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Toyota models that have been withdrawn for sale, identified by a single windshield wiper pointing skyward, are seen at a storage lot for Keyes Toyota in the Van Nuys area of Los Angeles, Thursday, Jan. 28, 2010.

Toyota announced Monday that its dealers should begin receiving parts to fix sticky gas pedals later this week, but confusion lingers about how and when the repairs will be made. Based on information supplied by the automaker and several Silicon Valley dealers, here are some preliminary answers to questions about the process.

Q When can I get my car fixed?

A Dealers hope work on some vehicles will begin this week, but they warn it may not start until next week. Part of their hesitation stems from uncertainty over when they'll receive the replacement parts. In addition, dealers say their mechanics will have to be trained on how to make the installation. How long will the training take? "I'm not sure," replied Mike Gianakis, service manager at Magnussen's Toyota in Palo Alto. "They haven't told us."

Q How will dealers handle the flood of customers needing repairs?

A "We're going to be looking at all avenues to deal with this," said Bob Neitzke, parts and service director at Toyota Sunnyvale. He noted that he's hired four extra mechanics and a service adviser to help with the repairs. And although his dealership already provides maintenance seven days a week, it may extend its service hours, he said. Other dealers said they are waiting to determine what, if any, changes they will need to make to cope with the problem.

Q What vehicles are covered by the sticky pedal recall?

A Certain 2009-2010 RAV4s, certain 2009-2010 Corollas, the 2009-2010 Matrix, the 2005-2010 Avalon, certain 2007-2010 Camrys, certain 2010 Highlanders, the 2007-2010 Tundra and the 2008-2010 Sequoia.


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Q How do I know if my Camry, Corolla, RAV4 or Highlander is or isn't covered by the sticky pedal recall?

A Highlander hybrids and Camry hybrids are not affected. In addition, the recall does not apply to Camry, RAV 4, Corolla and Highlander models with vehicle identification numbers that begin with a "J." The VIN is a 17-character sequence of numbers and letters typically placed on the driver's side at the front of the dashboard and on the driver's side pillar.

Q How long will it take to make the repair?

A Toyota estimates each fix should be done in about a half-hour.

Q Will I have to pay for the sticky pedal repair?

A No. Toyota has promised to pay all costs associated with the repair.

Q Should I schedule an appointment to have the repair done?

A Some dealers said they won't be able to make appointments until it's clear when they can actually begin the repairs. But a few are compiling lists of customers who have inquired about the fix and whose cars will be worked on first when the repairs begin. So it's probably a good idea to contact your local dealership to see if you can get on a similar list. Toyota has said it will send notices to owners of the 2.3 million vehicles in the U.S. that are included in the recall.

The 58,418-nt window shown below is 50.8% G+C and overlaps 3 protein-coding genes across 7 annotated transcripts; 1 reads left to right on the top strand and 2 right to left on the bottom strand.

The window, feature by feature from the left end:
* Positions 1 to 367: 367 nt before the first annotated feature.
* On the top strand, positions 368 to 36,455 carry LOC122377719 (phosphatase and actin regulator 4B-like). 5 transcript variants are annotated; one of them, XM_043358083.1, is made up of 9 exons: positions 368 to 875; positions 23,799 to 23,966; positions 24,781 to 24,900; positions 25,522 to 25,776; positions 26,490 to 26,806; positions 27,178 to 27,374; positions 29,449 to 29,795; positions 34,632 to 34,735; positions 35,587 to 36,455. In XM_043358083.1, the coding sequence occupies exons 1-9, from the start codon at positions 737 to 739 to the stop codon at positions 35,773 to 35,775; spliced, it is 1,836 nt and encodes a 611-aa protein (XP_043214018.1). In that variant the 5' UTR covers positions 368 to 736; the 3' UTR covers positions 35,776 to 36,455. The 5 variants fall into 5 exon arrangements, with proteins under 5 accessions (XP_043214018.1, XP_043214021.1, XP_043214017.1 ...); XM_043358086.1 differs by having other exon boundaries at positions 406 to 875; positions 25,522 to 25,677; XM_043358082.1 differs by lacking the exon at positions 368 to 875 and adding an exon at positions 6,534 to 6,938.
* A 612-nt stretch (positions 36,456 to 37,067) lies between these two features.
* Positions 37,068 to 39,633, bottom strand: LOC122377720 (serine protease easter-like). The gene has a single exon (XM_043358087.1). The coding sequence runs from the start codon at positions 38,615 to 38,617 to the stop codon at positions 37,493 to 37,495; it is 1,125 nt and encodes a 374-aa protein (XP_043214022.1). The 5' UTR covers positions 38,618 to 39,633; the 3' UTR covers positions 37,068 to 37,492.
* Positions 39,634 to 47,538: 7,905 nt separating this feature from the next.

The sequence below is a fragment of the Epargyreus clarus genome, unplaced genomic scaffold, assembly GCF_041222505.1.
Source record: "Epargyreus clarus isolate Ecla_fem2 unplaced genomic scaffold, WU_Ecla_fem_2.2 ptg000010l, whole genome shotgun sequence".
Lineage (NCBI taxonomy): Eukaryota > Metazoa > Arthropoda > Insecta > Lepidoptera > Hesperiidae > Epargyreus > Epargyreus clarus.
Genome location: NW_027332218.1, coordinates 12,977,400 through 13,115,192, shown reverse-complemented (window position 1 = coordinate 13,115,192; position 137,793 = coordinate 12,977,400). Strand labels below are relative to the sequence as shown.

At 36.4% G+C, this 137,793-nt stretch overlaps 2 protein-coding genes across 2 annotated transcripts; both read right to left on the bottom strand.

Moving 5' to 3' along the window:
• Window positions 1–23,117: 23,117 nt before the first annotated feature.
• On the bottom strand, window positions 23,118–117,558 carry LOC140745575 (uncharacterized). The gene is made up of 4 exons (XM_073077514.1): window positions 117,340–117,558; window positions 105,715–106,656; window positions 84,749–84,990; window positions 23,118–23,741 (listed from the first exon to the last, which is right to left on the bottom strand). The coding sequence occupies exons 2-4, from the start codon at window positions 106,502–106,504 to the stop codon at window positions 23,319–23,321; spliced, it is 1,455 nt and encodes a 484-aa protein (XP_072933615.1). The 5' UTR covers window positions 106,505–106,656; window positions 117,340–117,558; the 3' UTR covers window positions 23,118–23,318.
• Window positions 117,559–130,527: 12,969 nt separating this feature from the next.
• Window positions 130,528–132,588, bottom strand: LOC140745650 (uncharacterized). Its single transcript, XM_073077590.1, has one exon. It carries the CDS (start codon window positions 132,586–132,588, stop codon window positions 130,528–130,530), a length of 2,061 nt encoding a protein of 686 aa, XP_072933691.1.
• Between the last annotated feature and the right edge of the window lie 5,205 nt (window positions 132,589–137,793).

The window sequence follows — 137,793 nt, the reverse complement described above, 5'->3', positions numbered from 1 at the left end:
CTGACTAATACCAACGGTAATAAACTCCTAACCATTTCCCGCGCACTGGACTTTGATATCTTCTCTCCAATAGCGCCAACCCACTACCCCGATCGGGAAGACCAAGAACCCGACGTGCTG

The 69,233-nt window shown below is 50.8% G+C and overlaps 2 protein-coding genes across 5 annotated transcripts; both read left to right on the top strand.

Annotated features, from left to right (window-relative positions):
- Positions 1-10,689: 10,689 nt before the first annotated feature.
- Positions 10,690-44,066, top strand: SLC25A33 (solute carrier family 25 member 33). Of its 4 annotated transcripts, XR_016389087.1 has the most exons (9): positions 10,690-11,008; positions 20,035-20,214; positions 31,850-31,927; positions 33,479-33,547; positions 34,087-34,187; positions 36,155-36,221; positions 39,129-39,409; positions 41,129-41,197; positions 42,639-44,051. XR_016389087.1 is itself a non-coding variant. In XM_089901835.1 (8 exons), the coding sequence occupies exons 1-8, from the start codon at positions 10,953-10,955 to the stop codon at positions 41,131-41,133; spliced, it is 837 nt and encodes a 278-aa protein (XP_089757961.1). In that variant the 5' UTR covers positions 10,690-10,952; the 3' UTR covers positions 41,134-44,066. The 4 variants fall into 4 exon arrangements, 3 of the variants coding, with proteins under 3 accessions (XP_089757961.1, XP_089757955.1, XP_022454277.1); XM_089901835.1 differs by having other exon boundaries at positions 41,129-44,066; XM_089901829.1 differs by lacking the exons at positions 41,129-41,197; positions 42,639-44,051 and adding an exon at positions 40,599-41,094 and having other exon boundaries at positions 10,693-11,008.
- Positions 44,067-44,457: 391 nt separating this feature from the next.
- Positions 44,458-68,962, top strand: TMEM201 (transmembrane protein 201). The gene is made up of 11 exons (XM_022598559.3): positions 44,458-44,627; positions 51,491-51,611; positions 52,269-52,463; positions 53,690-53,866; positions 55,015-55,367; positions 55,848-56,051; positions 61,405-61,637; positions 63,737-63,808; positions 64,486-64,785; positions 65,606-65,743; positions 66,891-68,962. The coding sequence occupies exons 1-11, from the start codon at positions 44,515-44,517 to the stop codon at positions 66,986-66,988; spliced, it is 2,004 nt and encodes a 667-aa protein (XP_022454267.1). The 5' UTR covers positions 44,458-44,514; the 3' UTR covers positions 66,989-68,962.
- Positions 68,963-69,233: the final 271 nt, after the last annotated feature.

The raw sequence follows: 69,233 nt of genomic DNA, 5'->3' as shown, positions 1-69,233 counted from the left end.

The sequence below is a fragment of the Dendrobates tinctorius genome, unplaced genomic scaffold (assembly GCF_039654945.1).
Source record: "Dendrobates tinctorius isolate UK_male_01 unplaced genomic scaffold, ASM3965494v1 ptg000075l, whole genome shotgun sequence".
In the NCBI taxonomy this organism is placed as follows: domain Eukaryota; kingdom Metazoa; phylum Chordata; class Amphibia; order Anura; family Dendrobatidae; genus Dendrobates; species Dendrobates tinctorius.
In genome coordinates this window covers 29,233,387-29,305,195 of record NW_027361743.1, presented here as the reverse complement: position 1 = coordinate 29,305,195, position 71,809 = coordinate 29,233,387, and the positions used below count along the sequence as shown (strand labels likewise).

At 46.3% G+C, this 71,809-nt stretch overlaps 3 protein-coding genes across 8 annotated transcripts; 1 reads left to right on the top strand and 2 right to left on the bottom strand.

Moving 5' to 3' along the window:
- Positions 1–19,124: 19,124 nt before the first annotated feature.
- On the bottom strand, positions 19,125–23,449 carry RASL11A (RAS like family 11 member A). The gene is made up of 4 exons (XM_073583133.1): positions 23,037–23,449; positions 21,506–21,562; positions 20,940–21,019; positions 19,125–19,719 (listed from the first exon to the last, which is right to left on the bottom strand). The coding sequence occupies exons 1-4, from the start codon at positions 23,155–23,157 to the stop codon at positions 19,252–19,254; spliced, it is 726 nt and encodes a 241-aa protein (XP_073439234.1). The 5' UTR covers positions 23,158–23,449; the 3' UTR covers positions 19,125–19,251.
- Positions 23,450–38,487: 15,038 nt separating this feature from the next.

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Q If my Toyota also is subject to a separate recall to correct the potential problem of floor mats getting jammed against the accelerator pedal, will that work be done at the same time as the sticky pedal fix?

A "We are working to coordinate the pedal entrapment and the sticking pedal recalls to minimize the number of customers who will have to have two service visits," Toyota said Monday. But because the two recalls involve different fixes, "people may have to come back for the floor mat repair," said Mike Weldon, Fremont Toyota's parts and service director.

Q Will the pedal feel any different after it's repaired?

A Toyota says drivers shouldn't notice a change.

Q What do I do if my Toyota's accelerator pedal sticks while I'm driving?

A The vehicle can be controlled by stepping on the brake pedal with both feet using firm and steady pressure. Don't pump the brake because that can deplete the vacuum used for the power brake assist. If the car won't slow, shift into neutral, then break. If you can't do that, turn the engine off. If the vehicle is equipped with an Engine Start/Stop button, firmly and steadily push the button for at least three seconds to turn off the engine. Don't tap the Engine Start/Stop button. If the vehicle is equipped with a conventional key-ignition, turn the ignition key to the ACC position to shut off the engine. But don't remove the key from the ignition, because that will lock the steering wheel.

Q How can I be sure this fix will keep my pedal from sticking?

A Toyota says it has confirmed the effectiveness of the newly reinforced pedals through rigorous testing on pedal assemblies that previously had shown a tendency to stick.

Q Where can I get more information about the pedal problem?

A By going to www.toyota.com/recall, or contacting the Toyota Customer Experience Center at 1-800-331-4331.

Contact Steve Johnson at 408-920-5043.